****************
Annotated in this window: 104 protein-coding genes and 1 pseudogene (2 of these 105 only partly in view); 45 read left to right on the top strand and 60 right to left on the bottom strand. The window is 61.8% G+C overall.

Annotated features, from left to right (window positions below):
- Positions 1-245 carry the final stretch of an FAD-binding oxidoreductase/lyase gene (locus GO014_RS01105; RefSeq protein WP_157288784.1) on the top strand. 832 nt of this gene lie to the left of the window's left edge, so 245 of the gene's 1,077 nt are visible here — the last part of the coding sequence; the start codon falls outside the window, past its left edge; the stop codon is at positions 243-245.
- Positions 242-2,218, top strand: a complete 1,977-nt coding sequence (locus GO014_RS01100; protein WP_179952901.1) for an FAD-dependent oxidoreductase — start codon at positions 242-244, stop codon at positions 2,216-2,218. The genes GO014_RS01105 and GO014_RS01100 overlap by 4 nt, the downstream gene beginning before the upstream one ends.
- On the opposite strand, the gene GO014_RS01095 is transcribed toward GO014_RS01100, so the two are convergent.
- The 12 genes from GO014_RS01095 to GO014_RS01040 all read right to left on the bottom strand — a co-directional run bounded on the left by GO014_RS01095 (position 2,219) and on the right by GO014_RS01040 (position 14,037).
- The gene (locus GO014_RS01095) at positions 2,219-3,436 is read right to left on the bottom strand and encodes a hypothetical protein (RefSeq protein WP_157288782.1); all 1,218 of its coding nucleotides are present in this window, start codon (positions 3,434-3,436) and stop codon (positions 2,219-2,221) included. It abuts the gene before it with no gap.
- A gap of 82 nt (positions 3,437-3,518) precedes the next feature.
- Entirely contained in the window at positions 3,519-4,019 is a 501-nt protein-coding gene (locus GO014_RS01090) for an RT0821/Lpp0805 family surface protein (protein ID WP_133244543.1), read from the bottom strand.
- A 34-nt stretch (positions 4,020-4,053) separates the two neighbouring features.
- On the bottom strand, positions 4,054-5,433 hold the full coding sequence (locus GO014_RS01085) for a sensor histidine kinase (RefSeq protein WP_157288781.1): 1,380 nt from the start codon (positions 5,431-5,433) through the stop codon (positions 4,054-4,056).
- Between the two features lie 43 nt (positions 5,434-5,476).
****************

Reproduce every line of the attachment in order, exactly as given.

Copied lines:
Annotated in this window: 104 protein-coding genes and 1 pseudogene (2 of these 105 only partly in view); 45 read left to right on the top strand and 60 right to left on the bottom strand. The window is 61.8% G+C overall.

Annotated features, from left to right (window positions below):
- Positions 1-245 carry the final stretch of an FAD-binding oxidoreductase/lyase gene (locus GO014_RS01105; RefSeq protein WP_157288784.1) on the top strand. 832 nt of this gene lie to the left of the window's left edge, so 245 of the gene's 1,077 nt are visible here — the last part of the coding sequence; the start codon falls outside the window, past its left edge; the stop codon is at positions 243-245.
- Positions 242-2,218, top strand: a complete 1,977-nt coding sequence (locus GO014_RS01100; protein WP_179952901.1) for an FAD-dependent oxidoreductase — start codon at positions 242-244, stop codon at positions 2,216-2,218. The genes GO014_RS01105 and GO014_RS01100 overlap by 4 nt, the downstream gene beginning before the upstream one ends.
- On the opposite strand, the gene GO014_RS01095 is transcribed toward GO014_RS01100, so the two are convergent.
- The 12 genes from GO014_RS01095 to GO014_RS01040 all read right to left on the bottom strand — a co-directional run bounded on the left by GO014_RS01095 (position 2,219) and on the right by GO014_RS01040 (position 14,037).
- The gene (locus GO014_RS01095) at positions 2,219-3,436 is read right to left on the bottom strand and encodes a hypothetical protein (RefSeq protein WP_157288782.1); all 1,218 of its coding nucleotides are present in this window, start codon (positions 3,434-3,436) and stop codon (positions 2,219-2,221) included. It abuts the gene before it with no gap.
- A gap of 82 nt (positions 3,437-3,518) precedes the next feature.
- Entirely contained in the window at positions 3,519-4,019 is a 501-nt protein-coding gene (locus GO014_RS01090) for an RT0821/Lpp0805 family surface protein (protein ID WP_133244543.1), read from the bottom strand.
- A 34-nt stretch (positions 4,020-4,053) separates the two neighbouring features.
- On the bottom strand, positions 4,054-5,433 hold the full coding sequence (locus GO014_RS01085) for a sensor histidine kinase (RefSeq protein WP_157288781.1): 1,380 nt from the start codon (positions 5,431-5,433) through the stop codon (positions 4,054-4,056).
- Between the two features lie 43 nt (positions 5,434-5,476).